Joshua Morey | 2012-12-12

Snail XML Parser

Years ago, in the days when I developed my PHP CMS, I decided to start a new project to give me more practice with new PHP language features. In the end, I decided to build a parser for malformed HTML.

Lets all just take a moment to let that sink in...I built an HTML parser in PHP, in spite of the availability of modules such as libxml. Now, it's not quite as bad as it sounds. I did first look into the current options for markup parsing and recognized that my parser was not going to improve on any of them. I was really just doing it for fun.

So, I jumped right in. HTML parsing is fairly straightforward, and in the end I had a robust DOM parser that handled all manner of different malformed conditions. Once that was complete, I continued adding functionality until eventually I had a full validating parser. Throughout this development, I didn't spend much time thinking about performance. So, as much as I liked it, it would never have been suitable for a production environment.

Recently, I ran across the old source code for that application and decided to port it to .NET, just out of curiosity. I knew that I had not considered performance much during that phase of my programming career, and I wondered just how slow it was. After converting it to C#, I benchmarked it against some current parsers, and discovered that it was abysmal.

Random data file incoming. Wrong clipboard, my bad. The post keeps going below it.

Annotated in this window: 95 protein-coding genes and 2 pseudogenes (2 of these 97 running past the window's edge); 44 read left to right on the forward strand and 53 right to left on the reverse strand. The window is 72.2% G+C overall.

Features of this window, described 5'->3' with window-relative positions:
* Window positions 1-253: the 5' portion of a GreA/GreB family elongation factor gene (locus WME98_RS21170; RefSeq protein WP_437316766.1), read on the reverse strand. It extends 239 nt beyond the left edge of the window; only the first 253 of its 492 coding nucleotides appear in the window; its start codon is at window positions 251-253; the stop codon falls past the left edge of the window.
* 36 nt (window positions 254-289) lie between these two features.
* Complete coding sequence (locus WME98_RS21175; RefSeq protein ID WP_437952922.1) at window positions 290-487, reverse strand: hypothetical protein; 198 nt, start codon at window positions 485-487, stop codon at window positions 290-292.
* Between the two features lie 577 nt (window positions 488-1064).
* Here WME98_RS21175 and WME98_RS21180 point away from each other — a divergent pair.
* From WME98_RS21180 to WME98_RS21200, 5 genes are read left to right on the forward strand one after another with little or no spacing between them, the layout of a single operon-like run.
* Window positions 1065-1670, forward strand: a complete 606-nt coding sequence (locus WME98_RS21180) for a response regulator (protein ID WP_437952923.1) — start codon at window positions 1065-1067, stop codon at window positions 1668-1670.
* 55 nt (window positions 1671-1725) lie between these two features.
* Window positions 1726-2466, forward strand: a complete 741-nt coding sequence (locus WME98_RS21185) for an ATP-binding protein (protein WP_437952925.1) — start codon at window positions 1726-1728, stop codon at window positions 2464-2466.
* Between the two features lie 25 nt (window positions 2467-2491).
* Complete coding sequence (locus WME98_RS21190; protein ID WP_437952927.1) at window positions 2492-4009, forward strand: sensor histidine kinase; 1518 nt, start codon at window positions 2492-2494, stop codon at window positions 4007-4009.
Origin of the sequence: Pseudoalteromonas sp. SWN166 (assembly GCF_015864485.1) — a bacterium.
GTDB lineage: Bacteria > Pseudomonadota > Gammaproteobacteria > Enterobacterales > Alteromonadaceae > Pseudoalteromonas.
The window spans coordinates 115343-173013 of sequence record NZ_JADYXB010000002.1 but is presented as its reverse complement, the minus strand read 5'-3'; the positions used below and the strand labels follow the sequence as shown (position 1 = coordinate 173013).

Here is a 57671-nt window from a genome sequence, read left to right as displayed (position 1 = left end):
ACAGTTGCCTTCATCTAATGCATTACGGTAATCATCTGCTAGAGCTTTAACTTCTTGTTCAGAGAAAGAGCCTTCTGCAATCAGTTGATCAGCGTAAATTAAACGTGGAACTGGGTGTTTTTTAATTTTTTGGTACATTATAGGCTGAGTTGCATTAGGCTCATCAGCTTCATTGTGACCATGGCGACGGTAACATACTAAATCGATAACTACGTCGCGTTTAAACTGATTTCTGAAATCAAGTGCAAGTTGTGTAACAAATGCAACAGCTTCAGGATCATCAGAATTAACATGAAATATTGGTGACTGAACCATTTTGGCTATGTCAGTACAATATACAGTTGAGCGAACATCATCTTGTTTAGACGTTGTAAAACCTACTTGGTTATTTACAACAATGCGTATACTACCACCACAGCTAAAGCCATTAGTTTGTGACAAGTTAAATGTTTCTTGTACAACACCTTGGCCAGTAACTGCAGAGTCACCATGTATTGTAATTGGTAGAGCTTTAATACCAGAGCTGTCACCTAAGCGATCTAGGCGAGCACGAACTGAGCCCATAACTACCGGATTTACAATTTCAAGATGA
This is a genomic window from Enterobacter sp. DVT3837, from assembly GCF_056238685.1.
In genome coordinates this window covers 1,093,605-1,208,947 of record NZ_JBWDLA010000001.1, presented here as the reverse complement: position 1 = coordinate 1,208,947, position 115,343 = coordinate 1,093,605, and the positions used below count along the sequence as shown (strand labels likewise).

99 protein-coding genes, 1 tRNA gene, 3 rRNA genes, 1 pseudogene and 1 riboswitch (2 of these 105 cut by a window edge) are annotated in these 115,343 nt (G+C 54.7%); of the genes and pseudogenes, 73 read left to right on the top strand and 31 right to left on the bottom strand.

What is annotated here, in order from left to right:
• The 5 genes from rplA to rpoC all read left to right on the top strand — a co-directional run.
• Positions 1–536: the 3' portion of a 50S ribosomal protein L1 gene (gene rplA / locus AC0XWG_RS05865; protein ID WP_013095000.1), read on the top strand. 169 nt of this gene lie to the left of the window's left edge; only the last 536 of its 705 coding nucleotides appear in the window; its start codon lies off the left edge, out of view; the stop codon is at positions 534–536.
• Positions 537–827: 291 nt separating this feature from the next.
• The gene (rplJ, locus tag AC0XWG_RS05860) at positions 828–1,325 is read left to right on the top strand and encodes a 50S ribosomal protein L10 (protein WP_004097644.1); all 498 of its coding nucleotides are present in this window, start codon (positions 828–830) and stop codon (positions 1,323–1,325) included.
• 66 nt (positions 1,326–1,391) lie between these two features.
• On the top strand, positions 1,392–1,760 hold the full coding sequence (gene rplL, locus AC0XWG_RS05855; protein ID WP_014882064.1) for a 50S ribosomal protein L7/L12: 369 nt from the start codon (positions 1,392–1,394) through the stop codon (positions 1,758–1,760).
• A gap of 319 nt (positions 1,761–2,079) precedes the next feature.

So now it was time for a new project. I looked into modern DOM, SAX, and Pull parsers and did not find any .NET implementations that could rival the speed of parsers such as pugixml, AsmXml, and RapidXml (although in the latter case some of that speed comes from being a bit loose with the spec). Having done a lot of .NET benchmarking for my CloudAE project, I was curious how fast of a conforming HTML/XML parser I could write in C#.

Welcome the Snail XML Parser.